All of Colorado is under drought status for the first time since 2013
The results are in: All of Colorado is, to some degree or another, in a drought.
As of the U.S. drought monitor’s latest update on Thursday, every part of Colorado is in at least moderate drought, with 16.72% in the most severe category of “exceptional,” mostly on the Western Slope. The state has not been entirely in drought since July 2013.
Oct.1 marked the start of a new water year, and “stating the obvious here,” said Curtis Ringanti, a climatologist at the National Drought Mitigation Center, wrote this week’s drought monitor, “it’s not a good place to be starting from.” The previous water year started off promising, riding the boon of heavy snows during the 2018-19 winter, but finished on a disappointing note.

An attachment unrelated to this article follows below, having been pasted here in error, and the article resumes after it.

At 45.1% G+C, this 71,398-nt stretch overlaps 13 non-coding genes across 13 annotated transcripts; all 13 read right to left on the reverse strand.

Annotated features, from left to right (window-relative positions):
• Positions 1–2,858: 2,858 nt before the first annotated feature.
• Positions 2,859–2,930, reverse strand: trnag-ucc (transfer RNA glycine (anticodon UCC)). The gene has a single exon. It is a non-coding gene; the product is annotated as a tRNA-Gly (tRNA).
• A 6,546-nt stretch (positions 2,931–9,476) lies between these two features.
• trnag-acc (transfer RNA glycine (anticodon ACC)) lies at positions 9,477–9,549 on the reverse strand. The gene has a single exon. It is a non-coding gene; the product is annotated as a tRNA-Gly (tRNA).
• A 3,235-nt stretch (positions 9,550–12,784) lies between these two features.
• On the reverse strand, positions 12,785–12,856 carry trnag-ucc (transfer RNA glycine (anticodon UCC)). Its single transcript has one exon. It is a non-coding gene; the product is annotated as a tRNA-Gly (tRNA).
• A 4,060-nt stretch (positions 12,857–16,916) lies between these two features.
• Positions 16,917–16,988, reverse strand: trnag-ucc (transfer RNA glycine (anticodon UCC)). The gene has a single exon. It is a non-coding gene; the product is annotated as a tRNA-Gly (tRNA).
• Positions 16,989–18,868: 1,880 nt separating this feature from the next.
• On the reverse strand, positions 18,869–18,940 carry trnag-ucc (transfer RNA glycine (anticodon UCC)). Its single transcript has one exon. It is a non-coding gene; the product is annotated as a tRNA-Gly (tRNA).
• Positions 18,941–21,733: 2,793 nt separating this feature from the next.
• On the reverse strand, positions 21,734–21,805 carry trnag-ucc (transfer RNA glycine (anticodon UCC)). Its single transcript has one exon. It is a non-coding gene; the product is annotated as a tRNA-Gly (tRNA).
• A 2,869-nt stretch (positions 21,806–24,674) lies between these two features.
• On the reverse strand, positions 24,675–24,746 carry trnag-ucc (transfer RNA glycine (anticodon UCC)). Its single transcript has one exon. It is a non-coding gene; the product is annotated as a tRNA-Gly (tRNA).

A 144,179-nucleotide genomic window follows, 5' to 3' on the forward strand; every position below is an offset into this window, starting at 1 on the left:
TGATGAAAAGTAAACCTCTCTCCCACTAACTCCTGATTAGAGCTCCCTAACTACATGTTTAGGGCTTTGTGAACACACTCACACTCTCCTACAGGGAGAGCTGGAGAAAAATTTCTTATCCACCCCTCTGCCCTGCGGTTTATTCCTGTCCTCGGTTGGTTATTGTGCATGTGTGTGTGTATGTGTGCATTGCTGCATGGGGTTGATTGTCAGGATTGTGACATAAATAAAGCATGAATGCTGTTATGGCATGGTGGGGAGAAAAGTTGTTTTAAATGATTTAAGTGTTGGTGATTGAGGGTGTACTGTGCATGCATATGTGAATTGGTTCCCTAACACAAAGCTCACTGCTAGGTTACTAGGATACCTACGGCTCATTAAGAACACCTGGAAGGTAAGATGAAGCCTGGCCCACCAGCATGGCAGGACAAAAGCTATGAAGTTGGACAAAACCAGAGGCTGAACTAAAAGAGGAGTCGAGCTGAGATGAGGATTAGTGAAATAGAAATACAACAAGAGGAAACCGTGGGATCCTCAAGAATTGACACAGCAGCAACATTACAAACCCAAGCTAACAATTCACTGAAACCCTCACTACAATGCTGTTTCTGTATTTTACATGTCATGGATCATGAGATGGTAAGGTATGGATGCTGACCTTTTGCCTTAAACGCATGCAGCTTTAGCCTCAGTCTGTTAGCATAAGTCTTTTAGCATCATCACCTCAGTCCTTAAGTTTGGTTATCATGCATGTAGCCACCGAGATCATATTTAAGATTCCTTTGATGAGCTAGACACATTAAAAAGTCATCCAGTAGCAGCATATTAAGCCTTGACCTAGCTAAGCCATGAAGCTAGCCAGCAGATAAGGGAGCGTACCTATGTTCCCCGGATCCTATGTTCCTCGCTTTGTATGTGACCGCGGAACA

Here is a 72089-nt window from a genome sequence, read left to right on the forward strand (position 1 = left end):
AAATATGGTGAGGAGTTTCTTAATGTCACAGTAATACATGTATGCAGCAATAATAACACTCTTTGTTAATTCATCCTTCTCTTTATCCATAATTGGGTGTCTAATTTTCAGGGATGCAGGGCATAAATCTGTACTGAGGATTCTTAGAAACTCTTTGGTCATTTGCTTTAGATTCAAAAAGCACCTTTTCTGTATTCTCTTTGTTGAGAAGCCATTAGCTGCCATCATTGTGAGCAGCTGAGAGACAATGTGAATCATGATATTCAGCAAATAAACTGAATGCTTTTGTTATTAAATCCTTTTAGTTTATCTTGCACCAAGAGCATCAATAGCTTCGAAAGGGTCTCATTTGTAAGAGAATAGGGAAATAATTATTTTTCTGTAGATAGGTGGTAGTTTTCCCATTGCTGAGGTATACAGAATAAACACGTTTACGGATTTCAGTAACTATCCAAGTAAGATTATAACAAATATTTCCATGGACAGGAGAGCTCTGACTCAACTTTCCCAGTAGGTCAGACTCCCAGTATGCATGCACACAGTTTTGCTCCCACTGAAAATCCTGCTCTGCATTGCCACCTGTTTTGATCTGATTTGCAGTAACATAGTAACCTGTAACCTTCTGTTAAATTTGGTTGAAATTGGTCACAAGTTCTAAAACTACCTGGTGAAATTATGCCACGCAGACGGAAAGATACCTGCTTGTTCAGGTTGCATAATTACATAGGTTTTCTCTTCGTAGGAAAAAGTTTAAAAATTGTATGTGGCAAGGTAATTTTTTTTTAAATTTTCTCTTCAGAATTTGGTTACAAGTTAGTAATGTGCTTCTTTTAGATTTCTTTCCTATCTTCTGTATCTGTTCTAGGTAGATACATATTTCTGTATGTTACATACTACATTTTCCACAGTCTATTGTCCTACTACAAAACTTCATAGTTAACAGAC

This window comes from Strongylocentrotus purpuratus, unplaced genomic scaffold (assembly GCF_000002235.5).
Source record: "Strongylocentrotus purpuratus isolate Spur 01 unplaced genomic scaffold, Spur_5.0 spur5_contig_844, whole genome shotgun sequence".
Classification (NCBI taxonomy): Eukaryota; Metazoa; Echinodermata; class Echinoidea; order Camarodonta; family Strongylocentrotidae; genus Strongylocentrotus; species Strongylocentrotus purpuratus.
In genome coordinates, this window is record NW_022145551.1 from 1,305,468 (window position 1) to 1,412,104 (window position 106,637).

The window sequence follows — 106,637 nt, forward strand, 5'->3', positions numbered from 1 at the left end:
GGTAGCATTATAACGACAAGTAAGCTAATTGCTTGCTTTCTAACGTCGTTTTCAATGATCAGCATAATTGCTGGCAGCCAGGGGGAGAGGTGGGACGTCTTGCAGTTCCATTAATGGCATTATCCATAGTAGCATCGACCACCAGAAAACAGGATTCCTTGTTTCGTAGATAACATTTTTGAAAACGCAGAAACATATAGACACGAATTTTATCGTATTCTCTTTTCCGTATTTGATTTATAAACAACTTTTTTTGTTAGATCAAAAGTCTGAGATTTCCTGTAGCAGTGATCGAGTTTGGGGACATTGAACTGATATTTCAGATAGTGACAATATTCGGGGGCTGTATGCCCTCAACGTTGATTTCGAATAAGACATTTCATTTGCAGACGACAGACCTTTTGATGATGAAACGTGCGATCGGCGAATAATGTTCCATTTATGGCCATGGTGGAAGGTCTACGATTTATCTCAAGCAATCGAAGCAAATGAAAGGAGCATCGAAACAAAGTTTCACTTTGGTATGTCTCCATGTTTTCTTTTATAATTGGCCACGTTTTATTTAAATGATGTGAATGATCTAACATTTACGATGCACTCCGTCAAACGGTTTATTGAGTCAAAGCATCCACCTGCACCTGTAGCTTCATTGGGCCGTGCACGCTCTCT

Riganti noted that because of data limitations, the map is more of a broad overview, and there could be localized situations that are slightly different.
Since the drought monitor is updated weekly, it’s also possible that if a big storm rolls in bringing lots of moisture, next week’s assessment will not have the whole state in drought. But Peter Goble, a climatologist with the Colorado Climate Center, noted that the state will need more than just a good snow to rebound.
Read more via The Colorado Sun.
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